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Old Mar 23rd, 2009, 9:03 PM   #1
lrh9
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C++ - Creating programs that utilize command line arguments.

This tutorial will teach you how to create programs that use command line arguments.

Terms to know:

1) Argument - A value that is to be used in a function.

2) Command line arguments - Arguments to be used in the "main()" function. Users type these arguments when calling a program via the command line interface. They are typed after the program name.

You've probably used arguments in your C++ programs. Many functions you create in your programs utilize arguments.

Here is an example of a program that uses arguments.

C++ Syntax (Toggle Plain Text)
  1. /*
  2. This program is intended to demonstrate function arguments.
  3. It may not factorial integers greater than nine.
  4. */
  5.  
  6. #include <iostream>
  7. using namespace std;
  8.  
  9. /*
  10. When the function is called, the value of the argument it
  11. is called with will be stored in nNumber.
  12. */
  13.  
  14. int factorial(int nNumber)
  15. {
  16. for(int nIterator = nNumber - 1; nIterator > 0; nIterator--)
  17. {
  18. nNumber *= nIterator;
  19. }
  20.  
  21. return nNumber;
  22. }
  23.  
  24. int main()
  25. {
  26. int nUserInput;
  27.  
  28. cout << "To find n!, enter n.\n";
  29.  
  30. cin >> nUserInput;
  31.  
  32. cout << nUserInput << "! is equal to ";
  33.  
  34. /*
  35. The following line calls the factorial function with the
  36. argument (value to be used in the function) of nUserInput.
  37. */
  38. nUserInput = factorial(nUserInput);
  39.  
  40. cout << nUserInput <<".\n";
  41.  
  42. return 0;
  43. }

You only need to learn a few more rules to begin utilizing command line arguments.

1) Command line arguments are passed to the "main()" function when executing the program from the command line. They are typed after the program name.

2) Command line arguments are stored as an array of strings. In order to use non-string values as command line arguments, you will need to write code to convert the string argument to its intended numerical value.

3) The standard form of coding command line arguments is, "int main(int argc, char * argv[])". "argc", and "argv" can be named any name that would be valid for a variable name, but "argc", and "argv" are the standard names. "argc" means argument counter. It is the number of arguments passed to the main function. "argv" means argument value. It is the value stored in the argument.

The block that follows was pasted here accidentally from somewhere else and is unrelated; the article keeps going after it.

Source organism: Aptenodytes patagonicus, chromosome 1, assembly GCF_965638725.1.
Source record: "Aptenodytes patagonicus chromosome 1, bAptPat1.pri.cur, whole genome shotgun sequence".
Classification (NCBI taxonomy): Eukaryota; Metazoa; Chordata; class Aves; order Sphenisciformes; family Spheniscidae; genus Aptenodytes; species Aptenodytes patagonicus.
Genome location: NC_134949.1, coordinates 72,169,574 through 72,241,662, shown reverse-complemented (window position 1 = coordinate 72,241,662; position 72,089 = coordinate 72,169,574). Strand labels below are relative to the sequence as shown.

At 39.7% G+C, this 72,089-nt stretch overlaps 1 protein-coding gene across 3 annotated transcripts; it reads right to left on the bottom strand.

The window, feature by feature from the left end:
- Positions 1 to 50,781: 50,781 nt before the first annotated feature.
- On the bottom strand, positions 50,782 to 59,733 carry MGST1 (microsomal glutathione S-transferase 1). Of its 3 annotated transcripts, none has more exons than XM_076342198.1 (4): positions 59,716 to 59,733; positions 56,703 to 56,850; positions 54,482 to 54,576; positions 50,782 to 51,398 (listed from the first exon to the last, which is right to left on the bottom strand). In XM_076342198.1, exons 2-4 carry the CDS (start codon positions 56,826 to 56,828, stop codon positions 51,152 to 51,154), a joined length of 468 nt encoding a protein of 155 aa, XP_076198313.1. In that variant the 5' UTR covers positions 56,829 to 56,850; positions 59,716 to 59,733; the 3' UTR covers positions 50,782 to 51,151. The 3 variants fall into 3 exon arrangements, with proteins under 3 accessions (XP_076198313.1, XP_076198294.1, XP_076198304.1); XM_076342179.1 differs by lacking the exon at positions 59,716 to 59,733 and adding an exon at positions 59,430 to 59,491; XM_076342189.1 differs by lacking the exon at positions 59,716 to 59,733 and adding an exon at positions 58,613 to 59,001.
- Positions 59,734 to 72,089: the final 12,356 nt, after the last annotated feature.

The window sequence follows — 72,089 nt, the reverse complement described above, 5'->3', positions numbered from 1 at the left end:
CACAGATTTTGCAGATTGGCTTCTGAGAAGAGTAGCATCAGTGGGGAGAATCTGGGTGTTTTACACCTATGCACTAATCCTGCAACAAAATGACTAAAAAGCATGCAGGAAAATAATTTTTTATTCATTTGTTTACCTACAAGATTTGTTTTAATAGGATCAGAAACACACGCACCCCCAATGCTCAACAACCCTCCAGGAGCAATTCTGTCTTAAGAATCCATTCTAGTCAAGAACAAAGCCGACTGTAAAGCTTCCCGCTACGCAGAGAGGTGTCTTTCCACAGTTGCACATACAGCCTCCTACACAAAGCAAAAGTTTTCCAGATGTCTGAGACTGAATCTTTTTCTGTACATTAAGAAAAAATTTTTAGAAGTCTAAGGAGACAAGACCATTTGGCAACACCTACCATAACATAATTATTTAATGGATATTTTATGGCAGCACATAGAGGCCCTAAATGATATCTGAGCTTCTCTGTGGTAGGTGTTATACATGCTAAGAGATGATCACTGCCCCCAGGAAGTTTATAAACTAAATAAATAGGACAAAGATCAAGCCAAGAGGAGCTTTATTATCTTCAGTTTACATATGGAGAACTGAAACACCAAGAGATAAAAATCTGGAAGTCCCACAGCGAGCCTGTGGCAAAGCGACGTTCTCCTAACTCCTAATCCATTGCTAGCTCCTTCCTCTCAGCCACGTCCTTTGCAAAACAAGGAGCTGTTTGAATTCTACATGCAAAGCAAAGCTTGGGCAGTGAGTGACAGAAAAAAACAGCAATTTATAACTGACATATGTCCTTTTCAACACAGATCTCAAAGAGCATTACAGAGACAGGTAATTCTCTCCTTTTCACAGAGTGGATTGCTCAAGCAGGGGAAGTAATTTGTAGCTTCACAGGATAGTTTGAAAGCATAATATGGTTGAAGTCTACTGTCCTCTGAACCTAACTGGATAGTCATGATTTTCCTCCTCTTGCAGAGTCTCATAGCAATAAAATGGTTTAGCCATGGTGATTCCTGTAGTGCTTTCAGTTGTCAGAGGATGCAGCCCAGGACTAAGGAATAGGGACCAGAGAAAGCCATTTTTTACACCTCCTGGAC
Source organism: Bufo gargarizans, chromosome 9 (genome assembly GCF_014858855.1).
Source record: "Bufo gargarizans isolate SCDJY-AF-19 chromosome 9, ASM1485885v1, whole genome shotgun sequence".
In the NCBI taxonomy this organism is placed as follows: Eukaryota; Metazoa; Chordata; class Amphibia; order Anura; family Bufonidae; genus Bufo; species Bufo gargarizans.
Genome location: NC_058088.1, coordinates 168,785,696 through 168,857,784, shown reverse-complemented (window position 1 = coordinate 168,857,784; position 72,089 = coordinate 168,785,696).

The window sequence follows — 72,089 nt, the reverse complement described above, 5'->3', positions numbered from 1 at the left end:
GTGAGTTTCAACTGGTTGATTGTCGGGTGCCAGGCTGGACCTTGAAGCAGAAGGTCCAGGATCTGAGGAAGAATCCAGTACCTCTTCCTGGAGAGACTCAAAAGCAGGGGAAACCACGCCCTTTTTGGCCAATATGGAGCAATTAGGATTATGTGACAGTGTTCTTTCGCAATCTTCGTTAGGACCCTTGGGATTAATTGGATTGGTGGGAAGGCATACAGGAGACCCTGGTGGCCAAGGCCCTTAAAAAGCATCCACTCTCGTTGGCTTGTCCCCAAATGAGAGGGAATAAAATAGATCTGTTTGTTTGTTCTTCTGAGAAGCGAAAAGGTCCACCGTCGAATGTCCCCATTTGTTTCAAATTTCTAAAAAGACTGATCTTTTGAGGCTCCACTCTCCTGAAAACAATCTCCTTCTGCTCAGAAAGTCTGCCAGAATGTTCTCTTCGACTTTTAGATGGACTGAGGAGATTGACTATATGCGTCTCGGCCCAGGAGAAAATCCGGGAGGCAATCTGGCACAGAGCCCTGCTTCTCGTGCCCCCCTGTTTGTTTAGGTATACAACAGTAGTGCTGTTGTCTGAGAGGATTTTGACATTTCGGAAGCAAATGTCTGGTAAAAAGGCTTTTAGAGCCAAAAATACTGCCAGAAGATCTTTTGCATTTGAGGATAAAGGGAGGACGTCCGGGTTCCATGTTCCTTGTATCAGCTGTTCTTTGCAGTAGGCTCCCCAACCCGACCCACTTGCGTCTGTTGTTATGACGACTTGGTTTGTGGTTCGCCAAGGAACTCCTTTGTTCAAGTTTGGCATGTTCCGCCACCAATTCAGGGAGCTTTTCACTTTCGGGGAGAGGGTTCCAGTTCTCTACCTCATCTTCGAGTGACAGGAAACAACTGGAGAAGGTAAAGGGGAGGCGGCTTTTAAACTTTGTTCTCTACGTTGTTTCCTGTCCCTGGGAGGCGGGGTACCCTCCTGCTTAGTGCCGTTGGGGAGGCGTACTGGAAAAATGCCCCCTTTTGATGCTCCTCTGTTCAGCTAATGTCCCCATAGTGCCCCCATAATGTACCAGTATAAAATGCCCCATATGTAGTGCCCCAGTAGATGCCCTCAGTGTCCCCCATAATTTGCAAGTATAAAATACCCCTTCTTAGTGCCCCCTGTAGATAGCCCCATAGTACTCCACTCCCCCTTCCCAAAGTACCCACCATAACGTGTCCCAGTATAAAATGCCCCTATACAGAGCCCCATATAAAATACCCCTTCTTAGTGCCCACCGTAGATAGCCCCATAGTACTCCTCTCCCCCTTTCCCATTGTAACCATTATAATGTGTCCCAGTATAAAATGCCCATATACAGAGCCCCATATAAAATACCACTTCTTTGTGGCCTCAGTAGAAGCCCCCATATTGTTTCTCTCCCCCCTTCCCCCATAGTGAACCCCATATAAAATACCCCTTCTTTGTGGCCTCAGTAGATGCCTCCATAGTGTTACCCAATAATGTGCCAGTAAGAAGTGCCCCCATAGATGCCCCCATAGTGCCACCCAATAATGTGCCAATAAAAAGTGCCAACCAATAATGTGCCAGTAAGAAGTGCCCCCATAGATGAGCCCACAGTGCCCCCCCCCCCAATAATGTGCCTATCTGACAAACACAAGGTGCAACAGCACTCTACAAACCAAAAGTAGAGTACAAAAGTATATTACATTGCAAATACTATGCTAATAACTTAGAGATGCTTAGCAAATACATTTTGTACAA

Note: Another form of coding command line arguments is, "int main(int argc, char ** argv[])". The code with the single asterisk and the double asterisk perform the same function.

4) The program name is automatically "argv[0]". User arguments start at "argv[1]".

5) Arguments are separated by spaces.

Here is an example program that utilizes command line arguments. It will display the arguments the user types to the console.

To execute it, open your command line interface. (Usually cmd.exe in Windows. It can be opened using "Run..." on the Start menu.)

Change the working directory to the location of the built program, or copy the built program to the working directory. (On Windows, you can change the working director to a partition by typing "cd " without the quotes and the name of the partition. Usually it is "C:\". Example: "cd C:\" without the quotes.)

Type the name of the program, then type the words you wish to display.

Example: "program.exe Hello, world!" without the quotes.

C++ Syntax (Toggle Plain Text)
  1. #include <iostream>
  2. using namespace std;
  3.  
  4. int main(int argc, char * argv[])
  5. {
  6. for(int nIterator = 1; nIterator < argc; nIterator++)
  7. {
  8. /*
  9. The following line is what actually uses the command line
  10. arguments. To reference a specific argument, you use the
  11. index of the argument. Remember, argument zero is always
  12. the name of the program, and each subsequent argument is
  13. separated by a space. So typing "program.exe Hello, world!"
  14. in the command line would create 3 arguments. Argument zero
  15. is "program.exe". Argument one is "Hello,", and argument two
  16. is "world!". Spaces aren't passed as arguments.
  17. */
  18. cout << argv[nIterator];
  19. if(nIterator < argc - 1)
  20. {
  21. cout << " ";
  22. }
  23. /*
  24. Remember, spaces aren't passed as arguments. In this
  25. program, they need to be included with code.
  26. */
  27. }
  28.  
  29. cout << "\n";
  30.  
  31. return 0;
  32. }

The output for the arguments "Hello," and "world!" should be "Hello, world!".

Now you know how to use command line arguments.
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Old Mar 23rd, 2009, 11:21 PM   #2
cdingSpree
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Re: C++ - Creating programs that utilize command line arguments.

For Win32, there is a LPSTR (which is a char*) in place.
C++ Syntax (Toggle Plain Text)
  1. int WINAPI WinMain(HINSTANCE hInstance, HINSTANCE hPrevInstance,
  2. LPSTR lpCmdLine, int nCmdShow)
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